Employees in a workplace are primarily driven financially (i. e. wages/salary), in order to satisfy their physiological needs. These may include food, water, clothing and shelter. This is as revealed by Maslow’s theory of Human Motivation: ‘We share the need for food with all living things’, (Maslow, A, 1987: pg 57). As human beings we all have the instinctive desire to survive. Employees’ wages therefore forms a vital aspect of their job and life, and so they tend to co-operate more when their wages are higher. However, on the other hand, conflict can occur depending on how self-seeking firm employers’ are.

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If employees’ wages are reduced in order to help the firm get closer to achieving their profit-orientated goals, they begin to work up to standards that correspond with how much they are getting paid. Such standards tend to be below the expectations of the employer. As a result, there is a ‘seesaw’ action going on between both the employee and employer. For example, the employee wants more wages, meaning fewer profits for the firm. The employer wants more profits, meaning fewer wages for the employer. So there never seems to be a stable balance between the two.

This ultimately leads to conflict. At a retrospective, strikes have been high in the past. Wigham explains that ‘More workers were involved in stoppages in 1910 than in any year since 1893, though many fewer than in following three years’, (Wigham, E, 1976: pg 23). This suggests that conflict levels were higher in the past. Firm managers back then, were more bureaucratic. Thus they were more pre-occupied with maximising profits for the business, and less concerned about the employees’ working conditions and wages, for example, Hitler’s Death Camp.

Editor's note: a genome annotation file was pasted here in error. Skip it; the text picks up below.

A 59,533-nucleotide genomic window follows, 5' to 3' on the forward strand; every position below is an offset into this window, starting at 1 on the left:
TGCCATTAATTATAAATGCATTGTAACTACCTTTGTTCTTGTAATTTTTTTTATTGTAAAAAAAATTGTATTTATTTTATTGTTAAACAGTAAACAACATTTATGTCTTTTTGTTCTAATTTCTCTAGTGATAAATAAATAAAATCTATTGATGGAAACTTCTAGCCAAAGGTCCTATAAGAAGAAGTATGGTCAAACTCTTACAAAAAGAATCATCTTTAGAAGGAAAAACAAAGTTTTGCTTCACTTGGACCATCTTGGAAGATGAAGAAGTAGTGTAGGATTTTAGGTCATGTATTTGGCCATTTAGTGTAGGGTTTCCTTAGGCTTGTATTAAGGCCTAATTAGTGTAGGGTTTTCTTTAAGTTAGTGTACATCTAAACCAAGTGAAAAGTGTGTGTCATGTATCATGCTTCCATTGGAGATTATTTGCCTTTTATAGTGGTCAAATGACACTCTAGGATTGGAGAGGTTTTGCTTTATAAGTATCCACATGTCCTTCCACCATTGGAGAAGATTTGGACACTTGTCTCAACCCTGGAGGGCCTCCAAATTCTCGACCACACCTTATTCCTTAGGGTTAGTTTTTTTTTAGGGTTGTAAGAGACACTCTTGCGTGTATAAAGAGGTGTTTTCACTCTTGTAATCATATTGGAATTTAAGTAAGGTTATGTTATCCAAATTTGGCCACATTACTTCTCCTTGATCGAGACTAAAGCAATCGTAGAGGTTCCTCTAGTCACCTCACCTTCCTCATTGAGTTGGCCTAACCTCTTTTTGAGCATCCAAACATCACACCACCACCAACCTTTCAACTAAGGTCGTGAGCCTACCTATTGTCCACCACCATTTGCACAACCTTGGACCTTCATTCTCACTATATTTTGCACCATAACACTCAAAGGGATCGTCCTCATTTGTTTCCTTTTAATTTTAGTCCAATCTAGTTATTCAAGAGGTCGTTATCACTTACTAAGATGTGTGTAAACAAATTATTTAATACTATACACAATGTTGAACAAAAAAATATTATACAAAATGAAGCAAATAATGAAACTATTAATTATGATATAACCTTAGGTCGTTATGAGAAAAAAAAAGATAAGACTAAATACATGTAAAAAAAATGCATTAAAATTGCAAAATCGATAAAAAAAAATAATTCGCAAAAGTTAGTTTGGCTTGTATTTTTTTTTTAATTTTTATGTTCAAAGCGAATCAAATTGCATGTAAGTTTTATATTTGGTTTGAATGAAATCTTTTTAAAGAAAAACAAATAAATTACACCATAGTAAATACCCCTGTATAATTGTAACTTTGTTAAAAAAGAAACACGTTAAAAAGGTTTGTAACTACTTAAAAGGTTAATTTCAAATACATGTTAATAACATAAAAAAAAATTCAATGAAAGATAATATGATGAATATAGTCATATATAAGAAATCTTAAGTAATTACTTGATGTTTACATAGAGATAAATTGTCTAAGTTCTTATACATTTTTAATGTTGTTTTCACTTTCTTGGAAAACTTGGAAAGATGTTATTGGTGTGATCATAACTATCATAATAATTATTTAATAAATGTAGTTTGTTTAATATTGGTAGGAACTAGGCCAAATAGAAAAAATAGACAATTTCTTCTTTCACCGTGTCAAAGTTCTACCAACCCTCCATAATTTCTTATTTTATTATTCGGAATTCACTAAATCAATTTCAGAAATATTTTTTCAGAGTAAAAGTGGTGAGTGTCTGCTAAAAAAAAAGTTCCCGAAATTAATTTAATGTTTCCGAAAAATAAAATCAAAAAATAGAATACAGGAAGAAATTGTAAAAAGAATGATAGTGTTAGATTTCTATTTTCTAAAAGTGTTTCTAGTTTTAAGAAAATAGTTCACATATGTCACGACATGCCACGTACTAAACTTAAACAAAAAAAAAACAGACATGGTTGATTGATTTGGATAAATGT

Today employee strikes have significantly dropped since 1987. Theorists such as Mayo and Taylor have developed theories including ones that suggest that taking regular working breaks and improving working conditions can improve productivity. Therefore progressively conflict and strike activity has been removed from the workplace. However, it still remains in the British workplace this present day. Some employees engage in sabotage. Dissatisfied workers have a hidden agenda about their job and unleash their anger out on firm property such as equipment, machinery, and many more.

It may even be stress as the cause. On the other hand, managers want their employees to confront them one-on-one, if they have any problematic issues regarding their jobs. This prevents further conflict from arising in the future Some employees refuse to contribute ideas. This hints at job dissatisfaction. However, managers want their employees to operate as one large team so they now involve all employees in the firm’s decision-making process. Employees still want higher wages, especially when we live in an economy which is progressively becoming expensive to live in.

The world is also becoming more and more materialistic. Thus the demand for more things that we want but don’t necessarily need such as satellite navigation systems is higher than ever. As a result, employees want more income in order to be able to cover these additional costs. On the other hand, most firms now generously pay employees above the national minimum wage. It is not required by law to do so. However managers of today’s British workplace are aware that by providing good working conditions, fringe benefits and high paid wages, employees get job satisfaction.